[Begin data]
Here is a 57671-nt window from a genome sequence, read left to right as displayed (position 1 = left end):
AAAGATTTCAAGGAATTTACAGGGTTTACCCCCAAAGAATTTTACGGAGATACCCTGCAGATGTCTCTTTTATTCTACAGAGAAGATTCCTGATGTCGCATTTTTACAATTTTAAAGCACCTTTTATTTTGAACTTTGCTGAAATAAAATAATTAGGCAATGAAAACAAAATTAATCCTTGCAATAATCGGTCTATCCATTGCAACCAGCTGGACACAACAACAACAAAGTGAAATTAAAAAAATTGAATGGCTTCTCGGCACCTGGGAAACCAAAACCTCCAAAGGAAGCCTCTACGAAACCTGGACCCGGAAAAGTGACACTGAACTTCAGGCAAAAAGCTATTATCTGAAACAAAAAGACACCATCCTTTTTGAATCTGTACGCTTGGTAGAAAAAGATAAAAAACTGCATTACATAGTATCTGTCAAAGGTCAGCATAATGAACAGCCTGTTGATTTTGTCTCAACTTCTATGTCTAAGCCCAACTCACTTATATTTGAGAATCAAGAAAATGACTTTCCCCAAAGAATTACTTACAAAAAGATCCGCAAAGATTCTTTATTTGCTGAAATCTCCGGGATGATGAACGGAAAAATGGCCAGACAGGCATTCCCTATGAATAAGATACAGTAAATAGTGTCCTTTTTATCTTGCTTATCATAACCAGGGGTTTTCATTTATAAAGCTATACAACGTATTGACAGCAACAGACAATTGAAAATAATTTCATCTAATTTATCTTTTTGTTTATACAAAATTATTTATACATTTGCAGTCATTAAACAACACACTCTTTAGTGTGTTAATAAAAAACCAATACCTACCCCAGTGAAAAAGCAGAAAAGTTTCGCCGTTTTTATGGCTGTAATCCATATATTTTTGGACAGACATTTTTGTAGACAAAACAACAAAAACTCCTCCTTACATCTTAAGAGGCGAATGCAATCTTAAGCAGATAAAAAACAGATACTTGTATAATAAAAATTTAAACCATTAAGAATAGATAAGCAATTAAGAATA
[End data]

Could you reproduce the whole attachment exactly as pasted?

Here is a 57671-nt window from a genome sequence, read left to right as displayed (position 1 = left end):
AAAGATTTCAAGGAATTTACAGGGTTTACCCCCAAAGAATTTTACGGAGATACCCTGCAGATGTCTCTTTTATTCTACAGAGAAGATTCCTGATGTCGCATTTTTACAATTTTAAAGCACCTTTTATTTTGAACTTTGCTGAAATAAAATAATTAGGCAATGAAAACAAAATTAATCCTTGCAATAATCGGTCTATCCATTGCAACCAGCTGGACACAACAACAACAAAGTGAAATTAAAAAAATTGAATGGCTTCTCGGCACCTGGGAAACCAAAACCTCCAAAGGAAGCCTCTACGAAACCTGGACCCGGAAAAGTGACACTGAACTTCAGGCAAAAAGCTATTATCTGAAACAAAAAGACACCATCCTTTTTGAATCTGTACGCTTGGTAGAAAAAGATAAAAAACTGCATTACATAGTATCTGTCAAAGGTCAGCATAATGAACAGCCTGTTGATTTTGTCTCAACTTCTATGTCTAAGCCCAACTCACTTATATTTGAGAATCAAGAAAATGACTTTCCCCAAAGAATTACTTACAAAAAGATCCGCAAAGATTCTTTATTTGCTGAAATCTCCGGGATGATGAACGGAAAAATGGCCAGACAGGCATTCCCTATGAATAAGATACAGTAAATAGTGTCCTTTTTATCTTGCTTATCATAACCAGGGGTTTTCATTTATAAAGCTATACAACGTATTGACAGCAACAGACAATTGAAAATAATTTCATCTAATTTATCTTTTTGTTTATACAAAATTATTTATACATTTGCAGTCATTAAACAACACACTCTTTAGTGTGTTAATAAAAAACCAATACCTACCCCAGTGAAAAAGCAGAAAAGTTTCGCCGTTTTTATGGCTGTAATCCATATATTTTTGGACAGACATTTTTGTAGACAAAACAACAAAAACTCCTCCTTACATCTTAAGAGGCGAATGCAATCTTAAGCAGATAAAAAACAGATACTTGTATAATAAAAATTTAAACCATTAAGAATAGATAAGCAATTAAGAATA